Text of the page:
he US has reportedly chided top Nigerian politicians including the national leader of the All Progressives Congress, APC, Asiwaju Bola Tinubu, for making threat comments ahead of the forthcoming governorship elections in Ekiti and Osun States.
While the governorship election in Ekiti State is expected to hold on June 21, that of Osun has been slated for August 9.
During his investiture as Chancellor of the Ladoke Akintola University of Technology, Ogbomoso, Oyo State, last month, Tinubu had threatened that it would be “rig and roast” in the forthcoming elections as the party would no longer go to the court to reclaim its mandate.
Tinubu was quoted as saying, “No government that wants people’s votes will be doing what they are doing. They are already planning to rig the elections but be ready to protect your votes; nobody serves you freedom a la carte. It is going to be rig and roast.
“We are prepared not to go to court but to drive you out. We will not take it anymore. If you mess up in Ekiti and Osun states, you will see our reactions. For every action, there must be a reaction”.
The US in a statement titled, “Countering the crisis of credibility”, by its Consul General, Jeff Hawkins, have called on Nigerian politicians not to incite violence and break the law with comments.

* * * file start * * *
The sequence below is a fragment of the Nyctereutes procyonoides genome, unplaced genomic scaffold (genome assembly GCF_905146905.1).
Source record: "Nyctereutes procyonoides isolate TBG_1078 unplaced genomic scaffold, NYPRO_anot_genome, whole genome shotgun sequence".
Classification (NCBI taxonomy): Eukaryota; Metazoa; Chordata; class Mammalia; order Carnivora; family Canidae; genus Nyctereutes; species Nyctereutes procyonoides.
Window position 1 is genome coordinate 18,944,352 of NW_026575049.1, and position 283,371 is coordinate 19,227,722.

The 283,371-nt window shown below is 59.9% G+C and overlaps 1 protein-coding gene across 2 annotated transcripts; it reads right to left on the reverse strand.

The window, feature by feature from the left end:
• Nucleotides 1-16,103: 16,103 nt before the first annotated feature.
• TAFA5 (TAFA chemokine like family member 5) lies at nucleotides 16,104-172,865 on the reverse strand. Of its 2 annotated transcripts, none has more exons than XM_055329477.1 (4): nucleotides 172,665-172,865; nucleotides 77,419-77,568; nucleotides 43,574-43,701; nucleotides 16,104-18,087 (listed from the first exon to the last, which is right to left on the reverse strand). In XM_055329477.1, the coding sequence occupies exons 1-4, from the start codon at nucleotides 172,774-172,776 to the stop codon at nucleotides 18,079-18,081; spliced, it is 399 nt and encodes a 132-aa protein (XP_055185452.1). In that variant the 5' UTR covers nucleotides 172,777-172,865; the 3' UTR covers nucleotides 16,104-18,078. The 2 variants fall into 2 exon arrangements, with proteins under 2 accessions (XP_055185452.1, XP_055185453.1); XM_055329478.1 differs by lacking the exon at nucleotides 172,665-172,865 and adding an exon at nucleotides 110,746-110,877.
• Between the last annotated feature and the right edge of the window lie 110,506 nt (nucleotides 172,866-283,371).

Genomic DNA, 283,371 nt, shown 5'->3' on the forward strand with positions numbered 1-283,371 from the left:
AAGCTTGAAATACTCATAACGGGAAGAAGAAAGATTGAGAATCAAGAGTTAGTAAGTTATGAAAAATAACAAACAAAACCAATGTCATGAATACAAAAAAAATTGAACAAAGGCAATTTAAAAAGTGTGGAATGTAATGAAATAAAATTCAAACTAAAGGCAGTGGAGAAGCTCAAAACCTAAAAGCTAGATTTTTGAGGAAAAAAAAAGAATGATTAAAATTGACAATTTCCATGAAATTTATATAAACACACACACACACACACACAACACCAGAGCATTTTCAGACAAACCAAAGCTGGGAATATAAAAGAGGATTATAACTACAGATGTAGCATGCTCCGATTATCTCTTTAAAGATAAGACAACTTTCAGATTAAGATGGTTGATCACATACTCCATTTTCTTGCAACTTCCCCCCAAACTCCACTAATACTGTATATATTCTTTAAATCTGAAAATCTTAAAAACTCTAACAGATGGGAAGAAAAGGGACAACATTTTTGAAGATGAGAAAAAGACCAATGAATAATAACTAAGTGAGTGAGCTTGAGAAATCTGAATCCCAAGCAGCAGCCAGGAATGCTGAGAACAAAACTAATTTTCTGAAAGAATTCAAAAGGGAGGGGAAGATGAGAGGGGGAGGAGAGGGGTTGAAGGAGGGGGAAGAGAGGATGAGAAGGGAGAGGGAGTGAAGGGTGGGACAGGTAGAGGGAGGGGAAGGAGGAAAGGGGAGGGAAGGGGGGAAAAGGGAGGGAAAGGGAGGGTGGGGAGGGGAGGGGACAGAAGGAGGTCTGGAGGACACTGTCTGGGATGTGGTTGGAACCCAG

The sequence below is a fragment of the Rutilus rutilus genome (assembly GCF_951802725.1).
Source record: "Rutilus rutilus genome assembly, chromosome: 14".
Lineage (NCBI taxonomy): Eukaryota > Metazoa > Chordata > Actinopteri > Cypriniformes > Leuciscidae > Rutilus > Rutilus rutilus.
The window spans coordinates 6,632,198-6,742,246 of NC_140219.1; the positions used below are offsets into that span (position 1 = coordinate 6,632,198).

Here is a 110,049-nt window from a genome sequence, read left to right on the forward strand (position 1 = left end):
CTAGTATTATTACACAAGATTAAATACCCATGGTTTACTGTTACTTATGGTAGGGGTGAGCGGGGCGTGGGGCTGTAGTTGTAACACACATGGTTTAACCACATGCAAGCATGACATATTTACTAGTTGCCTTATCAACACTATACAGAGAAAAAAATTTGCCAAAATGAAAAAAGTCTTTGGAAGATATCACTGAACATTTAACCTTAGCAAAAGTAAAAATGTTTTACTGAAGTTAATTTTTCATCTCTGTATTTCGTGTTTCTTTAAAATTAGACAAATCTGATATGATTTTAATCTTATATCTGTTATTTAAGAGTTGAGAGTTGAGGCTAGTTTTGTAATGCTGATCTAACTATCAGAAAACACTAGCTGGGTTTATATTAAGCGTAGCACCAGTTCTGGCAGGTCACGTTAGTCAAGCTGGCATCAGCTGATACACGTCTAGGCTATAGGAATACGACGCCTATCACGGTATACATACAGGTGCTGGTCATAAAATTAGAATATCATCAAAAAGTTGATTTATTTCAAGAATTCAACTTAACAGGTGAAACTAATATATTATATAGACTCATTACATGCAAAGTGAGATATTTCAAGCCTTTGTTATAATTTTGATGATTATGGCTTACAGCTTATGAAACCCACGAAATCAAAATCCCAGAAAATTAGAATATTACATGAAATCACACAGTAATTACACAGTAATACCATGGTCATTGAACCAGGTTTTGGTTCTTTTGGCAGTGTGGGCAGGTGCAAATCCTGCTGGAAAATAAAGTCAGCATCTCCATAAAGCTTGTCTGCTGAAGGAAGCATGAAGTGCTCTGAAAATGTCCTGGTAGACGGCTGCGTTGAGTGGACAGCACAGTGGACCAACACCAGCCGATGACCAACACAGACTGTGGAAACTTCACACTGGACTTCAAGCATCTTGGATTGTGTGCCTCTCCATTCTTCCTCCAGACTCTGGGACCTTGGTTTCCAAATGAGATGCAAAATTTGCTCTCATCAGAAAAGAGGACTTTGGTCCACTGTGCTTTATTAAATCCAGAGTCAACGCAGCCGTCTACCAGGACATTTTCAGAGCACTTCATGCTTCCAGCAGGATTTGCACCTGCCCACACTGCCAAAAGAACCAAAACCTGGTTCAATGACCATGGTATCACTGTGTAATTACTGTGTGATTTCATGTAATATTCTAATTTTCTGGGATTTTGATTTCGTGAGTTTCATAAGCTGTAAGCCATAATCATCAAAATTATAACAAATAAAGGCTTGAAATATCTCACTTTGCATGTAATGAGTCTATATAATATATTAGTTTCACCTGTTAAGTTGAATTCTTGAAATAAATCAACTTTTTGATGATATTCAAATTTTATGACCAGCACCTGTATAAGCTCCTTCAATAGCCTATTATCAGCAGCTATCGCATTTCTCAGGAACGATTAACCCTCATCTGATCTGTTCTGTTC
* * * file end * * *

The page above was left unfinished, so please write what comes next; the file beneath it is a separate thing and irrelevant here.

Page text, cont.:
The diplomat was quoted as saying, “The sponsorship of violence and intimidation, and the rhetorical threat thereof, are utterly unacceptable in a democratic society, and need to be expunged once and for all from the Nigerian polity and discourse. The US has been deeply troubled by some of the rhetoric that has been thrown around in recent weeks and months as these elections have drawn closer. It is perfectly acceptable, and even praiseworthy, to seek to defend your vote and that of your fellow citizens who share your support for a particular candidate.
“It is not, however, productive or reasonable to threaten violence, even when you perceive others have been guilty of misconduct. We were deeply troubled by the threat of ‘rig and roast’ issued multiple times by a major political figure in recent weeks. Who benefits from that type of violent rhetoric, we wondered? And why would any ordinary Nigerian accept such provocative language, especially considering the history of post-election violence in Nigeria, and the truly horrific carnage that this country has been suffering at the hands of Boko Haram?
“If a candidate believes an election is threatened, then that candidate should be doing everything possible to see that the rules of the game are enforced properly – by having party agents in the numerous locations where they are permitted, for example, to bear witness to what happens – or doesn’t happen. That is part of the painstaking work of participating in, and building, a democracy. Drawing on or threatening violence is an attempt to short-circuit that process for the benefit of a few, but to the detriment of many.
“Nigerians have fought long and hard to earn the democratic rights they now possess, and Nigerians want – and deserve – peaceful, credible elections in Ekiti on June 21, in Osun on August 9, and across this great country in February 2015. That’s why these elections are a critical juncture. Every Nigerian – from the party leaders and candidates to average citizens – should do everything in his/her power to help meet those expectations, and thereby counter this crisis of credibility”. (today.ng)